At first glance, retractable dog leashes may seem like a great idea, offering dog owners the flexibility to manage their pets in a variety of situations. But many veterinarians and dog trainers (and even Consumer Reports) say they are dangerous to both humans and pets, and they also can result in undesirable dog behaviors.
"Professionally I am not much of a fan when it comes to retractable leashes. I do not recommend them to my customers, and invariably we find a better leash solution for them to utilize," says Matt Bryant, Houston area dog trainer and owner of Texas Dogfather.
A retractable leash consists of a thin cord wrapped around a spring-loaded reel in a plastic handle. The cord is typically from 10 to 26 feet long, and a button on the handle allows the pet owner to control the length of the leash. The big selling point of retractable leashes is flexibility: With a single leash, a dog owner can keep their pet close or allow them more freedom to roam and explore. But that flexibility comes at a cost.
"They can make things 'convenient' for the parent--sometimes, "Bryant says. "But the safe control and communication that is sacrificed is rarely worth it."
The use of retractable leashes has resulted in many reported injuries to humans. A startled or excited dog may suddenly jerk the leash, and the leash's thin cord can cause serious cuts, friction burns, broken bones and amputations. Many dog owners have become entangled in the cord and fallen.
Dogs are at risk, too. When a retractable leash runs out of line, it can jerk abruptly, startling the dog and causing injuries to its neck, spine and trachea. An animal that gets tangled in the cord becomes fearful and reacts unpredictably. Suddenly, the leash -- which was supposed to give the human control over the dog -- has created a very dangerous situation.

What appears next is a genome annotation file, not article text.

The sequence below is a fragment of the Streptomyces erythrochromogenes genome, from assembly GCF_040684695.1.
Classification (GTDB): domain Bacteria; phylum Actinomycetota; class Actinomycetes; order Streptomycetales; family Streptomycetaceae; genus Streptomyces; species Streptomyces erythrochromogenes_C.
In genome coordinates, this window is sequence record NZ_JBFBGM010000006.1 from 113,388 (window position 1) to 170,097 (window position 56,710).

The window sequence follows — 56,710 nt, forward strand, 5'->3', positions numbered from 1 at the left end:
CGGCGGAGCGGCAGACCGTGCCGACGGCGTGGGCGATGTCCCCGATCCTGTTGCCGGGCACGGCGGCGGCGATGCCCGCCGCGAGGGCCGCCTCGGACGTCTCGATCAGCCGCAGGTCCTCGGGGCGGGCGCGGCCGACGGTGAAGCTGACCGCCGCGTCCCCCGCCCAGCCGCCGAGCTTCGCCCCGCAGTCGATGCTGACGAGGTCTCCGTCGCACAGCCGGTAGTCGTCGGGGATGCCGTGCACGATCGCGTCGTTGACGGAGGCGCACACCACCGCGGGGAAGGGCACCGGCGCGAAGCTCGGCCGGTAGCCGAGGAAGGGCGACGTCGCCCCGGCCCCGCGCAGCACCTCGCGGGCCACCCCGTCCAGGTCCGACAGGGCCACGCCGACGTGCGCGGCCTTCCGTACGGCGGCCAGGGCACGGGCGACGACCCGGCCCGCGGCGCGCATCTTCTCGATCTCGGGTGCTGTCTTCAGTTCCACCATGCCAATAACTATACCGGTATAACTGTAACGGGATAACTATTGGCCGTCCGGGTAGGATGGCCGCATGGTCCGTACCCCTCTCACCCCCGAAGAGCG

"In a challenging moment, the inherent design of the retractable leash robs the parent of safe and reasonable control over their dog, " says Bryant.
Safety risks aside, many trainers advise against retractable leashes for behavioral reasons.
"I find retractable leashes undesirable for several key reasons," says Bryant. "First, they add an element of uncertainty and unpredictability when passing by other leashed dogs. This allows for and sometimes actually reinforces reactive behavior."
Bryant says that retractable leashes actually "mute" the communication that should occur between human and dog in a way that other leashes do not. And, in some dogs, the consistent tension on the leash can actually encourage the dog to resist until they are at the limit of the leash length, "essentially conditioning your dog to pull to the leash limit every time."
So if retractable leashes are ill-advised, what's the best leash for a pup? For Bryant, the answer depends on the dog, his or her particular behaviors, the abilities and expectations of the parents and the environments that they will be walking in.
"I may suggest different kinds of 'rigs' depending on whether it is a nature walk, a trip to the Farmers Market or a long ride in the country," Bryant says. "But a retractable is never one of the options. A martingale is at the top of my list although there are others that I may recommend as well."